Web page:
School of Thought

Define a Collective Purpose to Guide Your School’s Culture

As school leaders, it is never too early to plan how you want to begin the next school year. In what manner can you galvanize your staff to start a new year? Many schools have a mission or a vision statement, but I want to challenge that notion. Why change or divert from this philosophy? Many of us in leadership could not recite our specific mission statements by memory. Many of us will have to dust off the document and read it again to refresh our memory. (more…)

Collaborative Practices to Hire for Excellence

A few weeks ago, at Montana’s State Administrator conference, I had the opportunity to listen to Jimmy Casas, author of Start. Right. Now.and Culturize. He asked a question that I haven’t been able to get out of my mind. In talking about the importance of hiring quality teachers, he asked, “How do we train people on hiring committees to hire people for excellence?” (more…)

Advocacy Update: Secretary DeVos Defends the President’s Budget on Capitol Hill

Last week, Secretary Betsy DeVos testified before both the House and Senate Labor, Health and Human Services, Education, and Related Agencies Appropriations Subcommittees to defend the Department of Education’s (ED) funding proposals in the FY 2020 President’s Budget. Both hearings were somewhat contentious, with Democrats pushing DeVos on many of the unpopular cuts to education programs made in the budget and Republicans praising the majority of the proposal. Overall, some policies and highlights emerged from both hearings: (more…)

Three Steps to Improve Teacher Performance

We have all read or heard research that concludes the teacher in the front of the room has the largest impact on student learning and performance. Therefore, as principals, we should be focused on helping our teachers to grow and improve. At Ashland-Greenwood Public Schools in Nebraska, we have implemented a successful process to do just this. Here are the three steps we take to improve teacher performance: (more…)

Using PPE Data to Advocate for Your School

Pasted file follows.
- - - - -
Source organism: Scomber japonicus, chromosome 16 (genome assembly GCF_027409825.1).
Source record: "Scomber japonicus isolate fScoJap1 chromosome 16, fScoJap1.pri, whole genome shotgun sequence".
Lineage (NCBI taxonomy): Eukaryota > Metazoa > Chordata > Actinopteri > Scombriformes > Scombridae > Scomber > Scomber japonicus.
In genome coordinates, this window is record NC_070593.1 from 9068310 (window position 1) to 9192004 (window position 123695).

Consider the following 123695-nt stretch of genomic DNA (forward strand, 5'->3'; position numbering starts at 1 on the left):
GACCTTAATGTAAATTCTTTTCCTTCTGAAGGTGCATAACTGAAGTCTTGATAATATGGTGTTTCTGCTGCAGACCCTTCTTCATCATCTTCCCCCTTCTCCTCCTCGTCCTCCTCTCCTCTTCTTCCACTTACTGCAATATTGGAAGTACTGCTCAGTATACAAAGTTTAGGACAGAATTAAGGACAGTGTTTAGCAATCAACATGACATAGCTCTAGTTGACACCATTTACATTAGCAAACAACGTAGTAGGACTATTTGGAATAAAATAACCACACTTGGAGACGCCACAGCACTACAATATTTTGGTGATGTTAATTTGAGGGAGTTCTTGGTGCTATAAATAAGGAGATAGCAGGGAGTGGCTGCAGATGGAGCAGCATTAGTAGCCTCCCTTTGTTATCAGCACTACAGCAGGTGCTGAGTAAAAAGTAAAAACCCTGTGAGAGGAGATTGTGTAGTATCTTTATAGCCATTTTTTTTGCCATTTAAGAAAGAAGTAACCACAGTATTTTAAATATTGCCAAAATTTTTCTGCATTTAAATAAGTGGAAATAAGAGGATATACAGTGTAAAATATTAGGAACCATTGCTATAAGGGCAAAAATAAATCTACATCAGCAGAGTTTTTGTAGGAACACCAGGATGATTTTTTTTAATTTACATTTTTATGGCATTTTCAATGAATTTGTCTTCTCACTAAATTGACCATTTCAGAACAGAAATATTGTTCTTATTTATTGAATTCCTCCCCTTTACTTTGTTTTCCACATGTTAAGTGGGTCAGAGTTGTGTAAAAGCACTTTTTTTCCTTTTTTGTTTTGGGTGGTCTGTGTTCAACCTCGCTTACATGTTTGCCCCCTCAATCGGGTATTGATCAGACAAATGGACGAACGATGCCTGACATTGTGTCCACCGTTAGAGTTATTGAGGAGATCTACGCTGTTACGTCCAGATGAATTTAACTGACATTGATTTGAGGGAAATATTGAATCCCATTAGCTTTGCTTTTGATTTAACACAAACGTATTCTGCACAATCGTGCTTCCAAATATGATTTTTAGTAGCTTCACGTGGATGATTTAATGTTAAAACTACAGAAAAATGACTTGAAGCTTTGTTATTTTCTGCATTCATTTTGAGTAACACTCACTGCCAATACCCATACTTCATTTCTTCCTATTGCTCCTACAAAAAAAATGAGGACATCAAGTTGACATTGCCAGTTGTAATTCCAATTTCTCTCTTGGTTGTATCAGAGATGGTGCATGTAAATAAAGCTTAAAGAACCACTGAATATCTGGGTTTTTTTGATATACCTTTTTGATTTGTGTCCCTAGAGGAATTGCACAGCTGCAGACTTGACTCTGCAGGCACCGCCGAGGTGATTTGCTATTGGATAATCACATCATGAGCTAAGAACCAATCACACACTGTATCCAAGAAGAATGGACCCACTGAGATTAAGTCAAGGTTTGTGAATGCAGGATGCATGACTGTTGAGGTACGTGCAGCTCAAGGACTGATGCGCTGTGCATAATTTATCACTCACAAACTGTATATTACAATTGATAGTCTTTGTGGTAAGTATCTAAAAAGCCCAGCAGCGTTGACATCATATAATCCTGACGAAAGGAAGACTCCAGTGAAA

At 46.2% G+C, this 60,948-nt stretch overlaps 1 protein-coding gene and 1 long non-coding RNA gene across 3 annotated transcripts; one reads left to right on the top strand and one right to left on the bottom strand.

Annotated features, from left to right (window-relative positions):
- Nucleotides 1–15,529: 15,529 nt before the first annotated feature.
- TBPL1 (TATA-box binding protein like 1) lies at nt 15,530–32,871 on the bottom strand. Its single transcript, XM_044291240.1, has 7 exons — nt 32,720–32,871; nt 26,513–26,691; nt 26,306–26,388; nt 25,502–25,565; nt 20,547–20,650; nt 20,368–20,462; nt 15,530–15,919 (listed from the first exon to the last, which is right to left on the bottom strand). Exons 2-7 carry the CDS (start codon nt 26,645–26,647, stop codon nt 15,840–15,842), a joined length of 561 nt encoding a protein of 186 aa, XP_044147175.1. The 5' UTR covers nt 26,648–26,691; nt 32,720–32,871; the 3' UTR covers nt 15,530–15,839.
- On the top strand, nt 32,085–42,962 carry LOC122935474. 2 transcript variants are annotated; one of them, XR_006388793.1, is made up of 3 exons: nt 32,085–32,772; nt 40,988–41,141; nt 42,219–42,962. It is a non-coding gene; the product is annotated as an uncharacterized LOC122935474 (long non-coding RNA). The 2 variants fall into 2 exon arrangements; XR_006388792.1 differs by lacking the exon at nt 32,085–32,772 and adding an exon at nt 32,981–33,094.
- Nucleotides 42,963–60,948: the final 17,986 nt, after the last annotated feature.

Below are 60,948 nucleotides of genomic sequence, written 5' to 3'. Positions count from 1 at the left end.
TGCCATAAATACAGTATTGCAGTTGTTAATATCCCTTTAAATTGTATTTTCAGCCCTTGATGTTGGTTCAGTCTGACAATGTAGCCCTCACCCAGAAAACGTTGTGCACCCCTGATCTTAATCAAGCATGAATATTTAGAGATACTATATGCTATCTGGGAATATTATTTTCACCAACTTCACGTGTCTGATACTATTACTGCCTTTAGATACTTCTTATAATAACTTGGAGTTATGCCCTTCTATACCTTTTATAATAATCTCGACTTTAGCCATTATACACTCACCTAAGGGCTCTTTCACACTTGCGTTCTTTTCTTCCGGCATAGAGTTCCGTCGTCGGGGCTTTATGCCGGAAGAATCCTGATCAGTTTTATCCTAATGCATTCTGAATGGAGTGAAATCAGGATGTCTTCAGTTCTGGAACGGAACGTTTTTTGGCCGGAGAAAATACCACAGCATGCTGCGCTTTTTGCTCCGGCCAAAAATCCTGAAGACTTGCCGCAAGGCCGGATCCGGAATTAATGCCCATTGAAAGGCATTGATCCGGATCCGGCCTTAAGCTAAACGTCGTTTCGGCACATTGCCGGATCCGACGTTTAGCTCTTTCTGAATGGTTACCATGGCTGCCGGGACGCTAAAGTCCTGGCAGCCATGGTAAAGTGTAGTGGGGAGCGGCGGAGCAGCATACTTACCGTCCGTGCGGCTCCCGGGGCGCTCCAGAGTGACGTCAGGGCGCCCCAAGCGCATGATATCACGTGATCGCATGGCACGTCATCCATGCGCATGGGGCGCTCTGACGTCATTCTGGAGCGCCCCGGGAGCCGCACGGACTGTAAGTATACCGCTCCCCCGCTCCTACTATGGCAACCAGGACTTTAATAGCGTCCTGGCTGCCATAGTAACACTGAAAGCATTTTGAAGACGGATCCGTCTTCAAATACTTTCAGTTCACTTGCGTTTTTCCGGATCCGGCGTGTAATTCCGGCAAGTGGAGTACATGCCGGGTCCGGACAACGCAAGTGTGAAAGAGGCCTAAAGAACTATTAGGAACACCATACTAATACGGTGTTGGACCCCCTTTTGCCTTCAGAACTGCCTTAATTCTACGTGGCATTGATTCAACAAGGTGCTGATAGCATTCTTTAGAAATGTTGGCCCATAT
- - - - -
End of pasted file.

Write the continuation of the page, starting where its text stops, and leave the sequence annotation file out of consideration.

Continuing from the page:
As principals, you are focused on myriad issues that impact the function of your school on a daily basis; are school buses arriving on time, did the cafeteria receive its delivery, are your students safe. Despite all that you attend to, it’s natural to face some scrutiny from parents, administrators, and community members about how your school is doing. Starting next year, a significant change in available data about school funding could impact questions that you field about your school’s resources, and salaries for teachers, staff, and administrators. (more…)

Building Strong Relationships Within the School Community

It is my privilege to be one of the educational leaders in our rural community with a student enrollment of 400 fabulous kids! There is a magical atmosphere in our school, and though I cannot take all of the credit for our pizazz, I know that my role as a leader contributes to it. To me, the heart and soul of a school district is relationships. How can school leaders cultivate a culture that puts relationships at its center? Here are some of the ways that Timber Lake School promotes strong relationships among our students, staff, families, and the community. (more…)

Tell Your School’s Story on One Platform With Wakelet

At the start of the 2017–18 school year, I challenged our staff at Cedar Crest Middle School (CCMS) to tell the story of our school—to showcase the learning that was happening, the community that we were building, and the positive aspects of our school that were occurring every day—through social media. Our staff quickly took to Twitter and started to tweet regularly. It was awesome, and I was proud of our staff for embracing this challenge. (more…)

Three Self-Care Practices That Promote Work-Life Balance for School Leaders

As a school leader, I wear many hats. I am the instructional leader, a teacher of children and adults, a marriage counselor, a mediator, a social worker, a miracle worker, and an out-of-the-box thinker. I’m an email writer, a schedule master, a reminder, talent developer, disciplinarian, therapist, negotiator, mediator, and perpetual cheerleader. No two days are the same and a day is never dull, and I wouldn’t have it any other way. (more…)

Announcing the Advocacy Champion of the Year

Tonight during the opening reception of the 2019 NASSP Advocacy Conference, Dan Richards, principal of Georgetown Middle High School in Georgetown, MA, was announced as the first-ever NASSP Advocacy Champion of the Year! (more…)

Education Suffers Severe Cuts in President Trump’s FY 2020 Budget

On March 11, President Trump released the FY 2020 President’s Budget, which includes proposed spending levels for the 2020–21 school year. Like in past budget proposals, the president called for steep cuts across the board to many non-defense discretionary programs, including education. Counting cuts to Pell Grants and all other education programs, the total cuts for the Department of Education (ED) would be $8.8 billion in FY 2020, or 12.5 percent lower than ED’s enacted FY 2019 budget. Many of NASSP’s priority programs would suffer cuts, while others would only receive level funding: (more…)